THL: I’m wondering what it’s like to have this book come into publication during this particular time, given the pandemic and the increase in anti-Asian hate crimes lately. How might a novel that brings the past back to life in such vivid detail teach us to ponder its history or implications in the present?

VH: Even before the pandemic, tensions had been rising between the United States and China over trade relations. Then the blame fell upon China over the origins of the coronavirus, which in turn sparked anti-Asian hate in this country. Relations are still deteriorating. And if we go all the way back to 1882, the Chinese Exclusion Act was the first federal law barring immigration based on race and class; it prevented Chinese immigrants already here from becoming citizens. For more than a half century, Chinese immigration slowed to a trickle. The legalized xenophobia ended in 1943, when China became an ally in WWII.

I hope my novel can help illuminate a country that’s been demonized in the past and present. Historical fiction not only teaches us about the past, but has the power to make us reflect: what is the legacy? How can I better understand the times that we live in?I’ve been thinking about the current violence against Asian women. At a vigil, someone carried a sign that read “It’s exhausting to go from invisible to fetishized to model minority.” Whether in the present day or in the past, Asian women have been stereotyped, denied their humanity, or erased altogether. Hopefully, fiction can help foster empathy and inspire a change in thinking and change in action. Placing yourself in someone else’s body, mind, heart, and dreams—all of it—you begin to understand.


Tammy Heejae Lee is a Korean American writer from Davis, California. She holds a BA from University of California—Davis and an MFA in fiction from the University of San Francisco, where she received a post-graduate teaching fellowship. A Tin House Summer Workshop, VONA/Voices and Sewanee Writers’ Conference alum, her writing has appeared in Sundog, The Offing, and PANK, among others. She is currently a 2021–22 Steinbeck Fellow in fiction at San Jose State University, where she is working on her first novel about expat and hagwon culture in Seoul.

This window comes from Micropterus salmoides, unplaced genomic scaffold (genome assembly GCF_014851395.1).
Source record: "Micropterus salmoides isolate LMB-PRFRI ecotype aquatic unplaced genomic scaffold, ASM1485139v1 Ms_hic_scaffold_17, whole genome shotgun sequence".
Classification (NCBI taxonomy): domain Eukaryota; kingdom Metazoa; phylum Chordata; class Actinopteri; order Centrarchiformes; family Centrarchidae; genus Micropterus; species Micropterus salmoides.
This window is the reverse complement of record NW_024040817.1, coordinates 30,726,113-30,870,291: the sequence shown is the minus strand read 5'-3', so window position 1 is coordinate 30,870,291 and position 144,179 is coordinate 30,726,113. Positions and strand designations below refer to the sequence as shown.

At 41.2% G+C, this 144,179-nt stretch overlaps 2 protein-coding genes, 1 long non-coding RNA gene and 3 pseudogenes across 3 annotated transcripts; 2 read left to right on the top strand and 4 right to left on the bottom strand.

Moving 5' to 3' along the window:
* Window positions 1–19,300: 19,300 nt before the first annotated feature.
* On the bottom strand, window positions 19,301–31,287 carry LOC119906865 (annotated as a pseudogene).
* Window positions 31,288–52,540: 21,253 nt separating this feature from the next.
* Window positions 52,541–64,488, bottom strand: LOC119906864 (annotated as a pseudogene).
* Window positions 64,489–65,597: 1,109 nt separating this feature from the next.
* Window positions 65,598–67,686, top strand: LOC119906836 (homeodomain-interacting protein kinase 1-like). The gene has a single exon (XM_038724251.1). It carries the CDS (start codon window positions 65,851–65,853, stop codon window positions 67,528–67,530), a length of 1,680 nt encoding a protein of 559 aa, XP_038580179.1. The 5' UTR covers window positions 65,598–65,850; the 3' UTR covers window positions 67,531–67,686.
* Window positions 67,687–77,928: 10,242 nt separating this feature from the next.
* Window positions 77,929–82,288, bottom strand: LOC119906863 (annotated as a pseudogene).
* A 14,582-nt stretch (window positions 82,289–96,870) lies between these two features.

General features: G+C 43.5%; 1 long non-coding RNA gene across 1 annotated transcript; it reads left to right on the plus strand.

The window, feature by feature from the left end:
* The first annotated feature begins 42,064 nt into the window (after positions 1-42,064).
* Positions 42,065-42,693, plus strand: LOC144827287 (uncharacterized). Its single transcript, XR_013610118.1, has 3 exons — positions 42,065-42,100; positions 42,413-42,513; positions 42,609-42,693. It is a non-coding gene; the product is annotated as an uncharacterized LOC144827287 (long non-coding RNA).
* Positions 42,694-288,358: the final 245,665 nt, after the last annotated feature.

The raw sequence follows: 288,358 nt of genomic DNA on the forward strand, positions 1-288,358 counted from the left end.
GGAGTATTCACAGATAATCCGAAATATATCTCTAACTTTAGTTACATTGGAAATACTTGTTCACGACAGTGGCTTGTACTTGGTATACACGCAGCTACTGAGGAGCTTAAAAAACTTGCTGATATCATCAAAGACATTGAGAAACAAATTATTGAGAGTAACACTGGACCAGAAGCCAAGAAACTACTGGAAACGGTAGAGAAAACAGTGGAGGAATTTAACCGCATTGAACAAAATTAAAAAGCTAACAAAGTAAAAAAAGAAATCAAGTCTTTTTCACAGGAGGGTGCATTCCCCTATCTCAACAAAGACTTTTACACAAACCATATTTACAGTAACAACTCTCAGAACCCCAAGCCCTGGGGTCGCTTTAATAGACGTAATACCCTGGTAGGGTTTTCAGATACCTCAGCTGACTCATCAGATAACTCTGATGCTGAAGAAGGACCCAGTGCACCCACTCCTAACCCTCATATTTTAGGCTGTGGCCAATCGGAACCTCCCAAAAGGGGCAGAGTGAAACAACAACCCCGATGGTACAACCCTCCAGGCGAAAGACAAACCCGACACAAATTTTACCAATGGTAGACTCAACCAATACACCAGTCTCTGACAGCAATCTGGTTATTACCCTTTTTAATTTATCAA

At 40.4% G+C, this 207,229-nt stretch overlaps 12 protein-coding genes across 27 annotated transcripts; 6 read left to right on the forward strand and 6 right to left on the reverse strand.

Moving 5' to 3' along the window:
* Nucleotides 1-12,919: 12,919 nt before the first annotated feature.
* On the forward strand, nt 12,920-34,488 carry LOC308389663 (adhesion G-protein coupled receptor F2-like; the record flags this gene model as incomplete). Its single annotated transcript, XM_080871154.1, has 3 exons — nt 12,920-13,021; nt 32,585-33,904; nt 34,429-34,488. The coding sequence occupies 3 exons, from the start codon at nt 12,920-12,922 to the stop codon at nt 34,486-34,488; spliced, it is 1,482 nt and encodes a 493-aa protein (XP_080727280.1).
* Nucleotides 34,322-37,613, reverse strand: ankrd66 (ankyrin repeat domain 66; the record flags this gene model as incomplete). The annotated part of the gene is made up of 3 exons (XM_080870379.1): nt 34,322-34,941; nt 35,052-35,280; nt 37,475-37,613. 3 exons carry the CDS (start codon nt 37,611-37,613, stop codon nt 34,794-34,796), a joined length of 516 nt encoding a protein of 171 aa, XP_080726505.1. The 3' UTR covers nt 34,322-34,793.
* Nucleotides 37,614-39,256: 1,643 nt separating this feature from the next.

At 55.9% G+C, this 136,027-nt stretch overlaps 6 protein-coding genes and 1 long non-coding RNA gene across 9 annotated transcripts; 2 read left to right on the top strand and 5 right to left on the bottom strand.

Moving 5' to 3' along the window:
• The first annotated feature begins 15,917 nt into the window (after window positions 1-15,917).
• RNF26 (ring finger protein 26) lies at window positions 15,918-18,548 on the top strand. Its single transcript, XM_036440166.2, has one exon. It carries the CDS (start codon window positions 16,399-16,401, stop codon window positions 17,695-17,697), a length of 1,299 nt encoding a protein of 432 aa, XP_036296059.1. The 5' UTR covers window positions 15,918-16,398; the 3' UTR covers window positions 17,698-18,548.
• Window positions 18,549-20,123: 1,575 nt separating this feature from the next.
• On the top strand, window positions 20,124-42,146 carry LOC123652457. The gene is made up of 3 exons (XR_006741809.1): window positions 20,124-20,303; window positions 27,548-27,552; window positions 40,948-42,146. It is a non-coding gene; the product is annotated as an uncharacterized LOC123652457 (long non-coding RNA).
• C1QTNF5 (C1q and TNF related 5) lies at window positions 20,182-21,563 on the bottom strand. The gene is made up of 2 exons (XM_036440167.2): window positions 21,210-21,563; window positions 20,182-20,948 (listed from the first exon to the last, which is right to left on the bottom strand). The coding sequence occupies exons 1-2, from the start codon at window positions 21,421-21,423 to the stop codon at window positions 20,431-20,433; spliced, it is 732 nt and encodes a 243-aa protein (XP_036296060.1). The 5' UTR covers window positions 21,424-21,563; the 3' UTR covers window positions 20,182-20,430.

Vanessa Hua is an award-winning columnist for the San Francisco Chronicle and the author of Deceit and Other Possibilities, winner of the Asian/Pacific American Award for Literature and NYT Editors Pick, and the national bestsellers A River of Starsand Forbidden City. A National Endowment for the Arts Literature Fellow, she has also received a Rona Jaffe Foundation Writers’ Award, and a Steinbeck Fellowship in Creative Writing, as well as honors from the Society of Professional Journalists and the Asian American Journalists Association. She has filed stories from China, Burma, South Korea, Panama, and Ecuador, and her work has appeared in publications including the New York Times, Washington Post, and The Atlantic. She has taught, most recently, at the Warren Wilson MFA Program for Writers and the Sewanee Writers’ Conference. The daughter of Chinese immigrants, she lives in the San Francisco Bay Area with her family.